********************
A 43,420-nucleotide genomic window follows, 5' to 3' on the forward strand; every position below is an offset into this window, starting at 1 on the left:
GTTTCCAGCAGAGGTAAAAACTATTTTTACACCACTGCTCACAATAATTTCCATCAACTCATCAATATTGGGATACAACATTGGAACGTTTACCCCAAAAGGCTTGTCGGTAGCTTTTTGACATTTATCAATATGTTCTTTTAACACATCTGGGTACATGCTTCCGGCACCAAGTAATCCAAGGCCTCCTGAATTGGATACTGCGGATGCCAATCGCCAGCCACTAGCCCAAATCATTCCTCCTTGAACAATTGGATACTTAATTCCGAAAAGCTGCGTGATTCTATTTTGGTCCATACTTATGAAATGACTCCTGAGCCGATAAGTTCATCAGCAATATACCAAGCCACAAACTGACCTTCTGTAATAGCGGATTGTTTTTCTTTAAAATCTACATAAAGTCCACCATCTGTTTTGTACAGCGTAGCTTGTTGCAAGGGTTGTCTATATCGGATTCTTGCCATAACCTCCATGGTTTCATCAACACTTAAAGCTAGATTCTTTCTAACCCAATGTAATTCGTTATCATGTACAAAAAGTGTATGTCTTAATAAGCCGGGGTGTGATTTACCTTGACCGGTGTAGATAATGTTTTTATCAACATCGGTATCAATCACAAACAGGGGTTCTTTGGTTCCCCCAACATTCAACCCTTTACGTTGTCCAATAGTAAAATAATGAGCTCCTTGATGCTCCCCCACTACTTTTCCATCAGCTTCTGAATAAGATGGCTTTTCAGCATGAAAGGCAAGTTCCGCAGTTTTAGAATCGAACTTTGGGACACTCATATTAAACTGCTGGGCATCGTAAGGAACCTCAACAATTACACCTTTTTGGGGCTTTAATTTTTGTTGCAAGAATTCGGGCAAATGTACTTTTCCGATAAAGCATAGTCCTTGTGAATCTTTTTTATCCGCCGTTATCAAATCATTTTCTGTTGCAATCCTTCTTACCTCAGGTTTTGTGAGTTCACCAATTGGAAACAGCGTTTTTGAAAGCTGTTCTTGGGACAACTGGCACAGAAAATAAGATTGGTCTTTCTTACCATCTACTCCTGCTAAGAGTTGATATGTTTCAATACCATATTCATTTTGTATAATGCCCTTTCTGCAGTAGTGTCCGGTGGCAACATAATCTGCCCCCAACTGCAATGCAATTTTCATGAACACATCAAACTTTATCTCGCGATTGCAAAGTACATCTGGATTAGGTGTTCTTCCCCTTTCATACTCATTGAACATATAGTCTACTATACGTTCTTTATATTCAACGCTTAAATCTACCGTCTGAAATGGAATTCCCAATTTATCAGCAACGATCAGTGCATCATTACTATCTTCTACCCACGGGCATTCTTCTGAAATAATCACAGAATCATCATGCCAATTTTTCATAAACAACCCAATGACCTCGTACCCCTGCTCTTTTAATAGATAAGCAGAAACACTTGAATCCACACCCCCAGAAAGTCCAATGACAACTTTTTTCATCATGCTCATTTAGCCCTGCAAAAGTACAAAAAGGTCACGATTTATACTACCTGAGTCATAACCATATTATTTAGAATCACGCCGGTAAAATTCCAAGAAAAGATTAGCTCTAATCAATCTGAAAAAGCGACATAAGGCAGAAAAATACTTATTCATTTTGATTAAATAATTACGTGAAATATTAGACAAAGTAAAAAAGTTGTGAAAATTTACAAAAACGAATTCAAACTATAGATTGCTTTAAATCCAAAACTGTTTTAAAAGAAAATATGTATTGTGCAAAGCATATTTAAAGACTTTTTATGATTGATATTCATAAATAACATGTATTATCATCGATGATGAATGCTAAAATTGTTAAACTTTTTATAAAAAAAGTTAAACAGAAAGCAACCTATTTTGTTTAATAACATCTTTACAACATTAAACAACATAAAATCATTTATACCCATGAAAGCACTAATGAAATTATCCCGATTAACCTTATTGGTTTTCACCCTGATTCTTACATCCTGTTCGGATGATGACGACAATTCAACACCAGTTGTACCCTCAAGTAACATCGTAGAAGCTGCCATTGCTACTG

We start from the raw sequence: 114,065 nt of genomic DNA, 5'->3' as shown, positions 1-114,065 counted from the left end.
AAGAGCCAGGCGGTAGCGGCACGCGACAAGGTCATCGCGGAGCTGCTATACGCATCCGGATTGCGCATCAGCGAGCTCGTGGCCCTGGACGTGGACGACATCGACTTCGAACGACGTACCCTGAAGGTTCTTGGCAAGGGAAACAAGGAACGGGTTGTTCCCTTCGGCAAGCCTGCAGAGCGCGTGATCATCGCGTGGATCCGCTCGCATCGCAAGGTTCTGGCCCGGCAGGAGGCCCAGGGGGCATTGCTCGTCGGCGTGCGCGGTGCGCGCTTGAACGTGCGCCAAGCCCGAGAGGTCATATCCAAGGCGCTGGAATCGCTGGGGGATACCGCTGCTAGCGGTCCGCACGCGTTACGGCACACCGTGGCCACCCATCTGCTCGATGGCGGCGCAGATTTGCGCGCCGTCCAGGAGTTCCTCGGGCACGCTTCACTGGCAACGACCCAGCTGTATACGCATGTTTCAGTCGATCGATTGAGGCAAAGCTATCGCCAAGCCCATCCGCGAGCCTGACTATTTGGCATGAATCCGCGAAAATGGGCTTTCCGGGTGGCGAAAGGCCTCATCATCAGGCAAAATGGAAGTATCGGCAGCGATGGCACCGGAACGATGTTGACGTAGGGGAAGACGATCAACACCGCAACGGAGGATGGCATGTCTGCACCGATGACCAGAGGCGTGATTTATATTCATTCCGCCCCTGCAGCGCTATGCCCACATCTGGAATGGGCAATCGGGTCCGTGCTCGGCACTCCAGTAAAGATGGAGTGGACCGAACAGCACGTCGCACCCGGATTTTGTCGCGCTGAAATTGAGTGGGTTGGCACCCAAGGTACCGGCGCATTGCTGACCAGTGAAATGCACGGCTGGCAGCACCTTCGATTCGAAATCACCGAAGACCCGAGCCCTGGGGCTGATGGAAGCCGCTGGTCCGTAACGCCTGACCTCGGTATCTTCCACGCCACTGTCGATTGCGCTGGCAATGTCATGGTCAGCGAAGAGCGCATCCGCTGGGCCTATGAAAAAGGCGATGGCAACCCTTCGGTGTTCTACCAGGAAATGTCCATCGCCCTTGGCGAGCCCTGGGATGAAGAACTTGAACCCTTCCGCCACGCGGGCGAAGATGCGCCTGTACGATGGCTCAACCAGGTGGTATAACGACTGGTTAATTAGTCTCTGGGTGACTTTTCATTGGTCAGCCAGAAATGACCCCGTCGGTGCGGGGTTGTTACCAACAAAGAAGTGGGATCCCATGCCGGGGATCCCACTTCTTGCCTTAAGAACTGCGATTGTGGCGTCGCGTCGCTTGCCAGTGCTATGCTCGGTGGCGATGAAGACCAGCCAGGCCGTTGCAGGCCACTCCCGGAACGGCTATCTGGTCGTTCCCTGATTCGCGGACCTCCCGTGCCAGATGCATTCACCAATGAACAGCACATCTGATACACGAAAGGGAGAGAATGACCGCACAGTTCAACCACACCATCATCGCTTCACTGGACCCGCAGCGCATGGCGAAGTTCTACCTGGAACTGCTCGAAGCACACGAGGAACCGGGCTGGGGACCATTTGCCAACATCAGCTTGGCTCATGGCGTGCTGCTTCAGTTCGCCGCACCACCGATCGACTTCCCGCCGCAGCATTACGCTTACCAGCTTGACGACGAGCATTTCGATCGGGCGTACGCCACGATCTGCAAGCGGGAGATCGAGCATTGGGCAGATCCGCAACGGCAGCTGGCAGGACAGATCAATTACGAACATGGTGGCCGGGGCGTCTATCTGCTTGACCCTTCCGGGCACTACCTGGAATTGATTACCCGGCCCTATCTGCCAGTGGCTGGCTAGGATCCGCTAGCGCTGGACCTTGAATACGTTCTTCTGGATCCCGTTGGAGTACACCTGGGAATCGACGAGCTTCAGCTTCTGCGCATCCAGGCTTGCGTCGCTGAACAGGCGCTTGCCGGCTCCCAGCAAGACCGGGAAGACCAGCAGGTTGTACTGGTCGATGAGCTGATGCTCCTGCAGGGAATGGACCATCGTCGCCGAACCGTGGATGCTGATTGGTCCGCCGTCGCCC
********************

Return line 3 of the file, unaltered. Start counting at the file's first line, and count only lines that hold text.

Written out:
We start from the raw sequence: 114,065 nt of genomic DNA, 5'->3' as shown, positions 1-114,065 counted from the left end.